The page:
EVERYTHING YOU NEED TO KNOW ABOUT YOUR MOUNTAIN BIKE’S CHAIN

It’s a long walk without one

If there is one part on your bike that you really need to pay attention to, it’s your chain. Your bicycle’s chain is the major component of a bike’s transmission that’s responsible for transferring power from your cranks to the rear wheel. With proper care and maintenance, a chain can last a long time. And, with a proper replacement schedule, it’s common to extend the use of your pricey cassette through three chains. Even when you do everything right, although rare, chains can fail. In this “Garage Files” we go over everything you need to know about chains and then some.

PROPER CARE AND FEEDING

The best way to get the most out of your chain is to keep it clean and lubricated. This is a relatively simple process, but here are a few tips. Pick a lube that is best suited for your trail conditions. Dry, sandy to loamy soil typically plays nicely with a dry lube since it penetrates the inner parts of the chain and leaves behind little on the outside for dirt to stick to on the outside. This keeps the chain and contact surfaces with the cogs and chainring cleaner since there is not a wet, sticky lube for dirt to cling to. Wet lube is best for, you guessed it, wet and/or muddy conditions. This lube stays wet at all times, leaving a water-resistant barrier on the outside of the chain. It will attract dirt and grime, so it is much messier than typical dry lubes.

Chain-lube frequency varies greatly and depends on conditions. Here in dry SoCal, we typically lube our chains before every ride unless conditions are perfect, then we can go every two to three rides. Other places with wet or muddy conditions warrant lubing each and every ride.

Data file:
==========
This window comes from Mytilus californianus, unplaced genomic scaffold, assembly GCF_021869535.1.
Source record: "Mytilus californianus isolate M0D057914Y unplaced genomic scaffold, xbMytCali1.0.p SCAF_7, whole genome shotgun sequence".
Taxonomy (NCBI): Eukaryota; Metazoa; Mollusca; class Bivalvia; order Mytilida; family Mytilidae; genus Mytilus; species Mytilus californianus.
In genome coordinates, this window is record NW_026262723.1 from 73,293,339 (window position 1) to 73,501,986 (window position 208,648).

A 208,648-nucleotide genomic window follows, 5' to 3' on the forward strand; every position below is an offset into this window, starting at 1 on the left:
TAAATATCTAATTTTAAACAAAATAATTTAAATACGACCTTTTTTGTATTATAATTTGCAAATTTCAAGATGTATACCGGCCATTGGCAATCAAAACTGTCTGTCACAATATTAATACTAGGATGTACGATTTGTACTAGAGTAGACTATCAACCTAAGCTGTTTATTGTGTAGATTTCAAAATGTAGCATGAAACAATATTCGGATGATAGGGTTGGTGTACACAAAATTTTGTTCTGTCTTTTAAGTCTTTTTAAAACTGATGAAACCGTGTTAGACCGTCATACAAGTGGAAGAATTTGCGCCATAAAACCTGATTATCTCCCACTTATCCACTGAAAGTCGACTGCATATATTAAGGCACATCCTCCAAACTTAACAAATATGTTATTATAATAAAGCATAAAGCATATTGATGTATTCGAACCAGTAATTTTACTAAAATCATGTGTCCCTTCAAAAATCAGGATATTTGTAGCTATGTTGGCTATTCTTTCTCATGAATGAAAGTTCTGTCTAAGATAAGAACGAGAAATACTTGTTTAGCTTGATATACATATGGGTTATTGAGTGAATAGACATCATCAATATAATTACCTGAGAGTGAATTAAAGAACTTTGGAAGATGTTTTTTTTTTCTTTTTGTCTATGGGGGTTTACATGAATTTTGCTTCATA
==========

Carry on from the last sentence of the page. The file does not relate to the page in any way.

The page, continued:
Most chain-lube instructions recommend degreasing the chain before applying, and this is a good idea if changing lubes or if the chain is excessively dirty. Some chain lubes require stripping all factory grease or lube to work properly. For most riders, the factory-assembly grease is adequate lubrication and should be left alone. The most we would recommend is a brief wipe down of the exterior with a chain lube or solvent soaked rag to prevent dirt from sticking to the grease.

Lubing the chain is simple, but there are techniques for each type. Always start by following the directions on the lubricant container. With most lubes it is best to apply a drop to the junction of each side plate/roller interface as you rotate the cranks backward (on an e-bike, suspend the rear wheel and pedal forwards or rotate the wheel backward). Do this until the inner and outer portions of this junction are wet with lube on the top and bottom of the chain. Some lubes require less to be applied than others so, again, follow the instructions. Then, wipe the chain with a rag, removing excess from the outer surfaces that could attract dirt.

Since most dry lubes rely on some sort of carrying agent to deliver a lubricant deep inside the chain before evaporating, leaving only the lubricant behind, it is often best practice to use dry lubes well before a ride. The day before is ideal, but hours beforehand often can be suitable as well. In a pinch, lubing a chain in need right before a ride is better than nothing.

Wet lube should be applied the same way as dry for moderately wet or mixed conditions with the excess wiped away with a rag. There is typically not a wait time required for wet lubes since they do not contain carrying agents that evaporate. In extreme conditions, like pouring rain or sloppy mud, skip the wipe-down and leave as much lube on the chain as possible. The goal here is to keep as much lubricant on and in the chain as you can before it washes away.

This chain is too short. It looks correct with the suspension extended but chain growth takes up all the slack.

 

MR. CLEAN